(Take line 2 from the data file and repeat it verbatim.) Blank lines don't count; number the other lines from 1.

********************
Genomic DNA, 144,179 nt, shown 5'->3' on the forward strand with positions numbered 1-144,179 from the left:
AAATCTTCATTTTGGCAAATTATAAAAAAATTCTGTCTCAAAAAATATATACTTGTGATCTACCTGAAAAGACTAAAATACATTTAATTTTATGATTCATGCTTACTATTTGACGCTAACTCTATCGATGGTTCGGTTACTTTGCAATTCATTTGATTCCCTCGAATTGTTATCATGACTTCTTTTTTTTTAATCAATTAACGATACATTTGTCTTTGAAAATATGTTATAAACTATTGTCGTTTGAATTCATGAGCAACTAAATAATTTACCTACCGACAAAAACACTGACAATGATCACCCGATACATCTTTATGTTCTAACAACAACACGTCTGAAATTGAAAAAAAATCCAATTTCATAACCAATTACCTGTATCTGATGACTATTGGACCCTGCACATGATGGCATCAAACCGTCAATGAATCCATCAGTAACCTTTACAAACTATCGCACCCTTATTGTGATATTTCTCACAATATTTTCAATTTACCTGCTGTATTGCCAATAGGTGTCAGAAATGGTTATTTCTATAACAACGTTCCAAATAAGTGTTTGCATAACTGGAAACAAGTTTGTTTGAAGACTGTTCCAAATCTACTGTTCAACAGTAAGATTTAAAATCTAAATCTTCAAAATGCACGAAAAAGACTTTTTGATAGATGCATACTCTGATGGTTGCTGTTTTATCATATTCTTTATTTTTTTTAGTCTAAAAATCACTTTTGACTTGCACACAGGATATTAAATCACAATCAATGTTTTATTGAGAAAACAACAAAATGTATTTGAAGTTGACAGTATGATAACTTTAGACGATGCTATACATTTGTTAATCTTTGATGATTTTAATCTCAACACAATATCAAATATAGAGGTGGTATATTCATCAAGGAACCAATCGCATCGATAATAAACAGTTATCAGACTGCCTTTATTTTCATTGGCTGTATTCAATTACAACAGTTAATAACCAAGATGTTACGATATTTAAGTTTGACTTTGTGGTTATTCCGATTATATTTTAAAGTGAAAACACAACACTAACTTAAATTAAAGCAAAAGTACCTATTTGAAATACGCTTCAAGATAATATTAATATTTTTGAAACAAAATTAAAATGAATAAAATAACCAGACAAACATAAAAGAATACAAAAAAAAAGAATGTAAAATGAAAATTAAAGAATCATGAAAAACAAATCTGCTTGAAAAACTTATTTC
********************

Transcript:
AAATCTTCATTTTGGCAAATTATAAAAAAATTCTGTCTCAAAAAATATATACTTGTGATCTACCTGAAAAGACTAAAATACATTTAATTTTATGATTCATGCTTACTATTTGACGCTAACTCTATCGATGGTTCGGTTACTTTGCAATTCATTTGATTCCCTCGAATTGTTATCATGACTTCTTTTTTTTTAATCAATTAACGATACATTTGTCTTTGAAAATATGTTATAAACTATTGTCGTTTGAATTCATGAGCAACTAAATAATTTACCTACCGACAAAAACACTGACAATGATCACCCGATACATCTTTATGTTCTAACAACAACACGTCTGAAATTGAAAAAAAATCCAATTTCATAACCAATTACCTGTATCTGATGACTATTGGACCCTGCACATGATGGCATCAAACCGTCAATGAATCCATCAGTAACCTTTACAAACTATCGCACCCTTATTGTGATATTTCTCACAATATTTTCAATTTACCTGCTGTATTGCCAATAGGTGTCAGAAATGGTTATTTCTATAACAACGTTCCAAATAAGTGTTTGCATAACTGGAAACAAGTTTGTTTGAAGACTGTTCCAAATCTACTGTTCAACAGTAAGATTTAAAATCTAAATCTTCAAAATGCACGAAAAAGACTTTTTGATAGATGCATACTCTGATGGTTGCTGTTTTATCATATTCTTTATTTTTTTTAGTCTAAAAATCACTTTTGACTTGCACACAGGATATTAAATCACAATCAATGTTTTATTGAGAAAACAACAAAATGTATTTGAAGTTGACAGTATGATAACTTTAGACGATGCTATACATTTGTTAATCTTTGATGATTTTAATCTCAACACAATATCAAATATAGAGGTGGTATATTCATCAAGGAACCAATCGCATCGATAATAAACAGTTATCAGACTGCCTTTATTTTCATTGGCTGTATTCAATTACAACAGTTAATAACCAAGATGTTACGATATTTAAGTTTGACTTTGTGGTTATTCCGATTATATTTTAAAGTGAAAACACAACACTAACTTAAATTAAAGCAAAAGTACCTATTTGAAATACGCTTCAAGATAATATTAATATTTTTGAAACAAAATTAAAATGAATAAAATAACCAGACAAACATAAAAGAATACAAAAAAAAAGAATGTAAAATGAAAATTAAAGAATCATGAAAAACAAATCTGCTTGAAAAACTTATTTC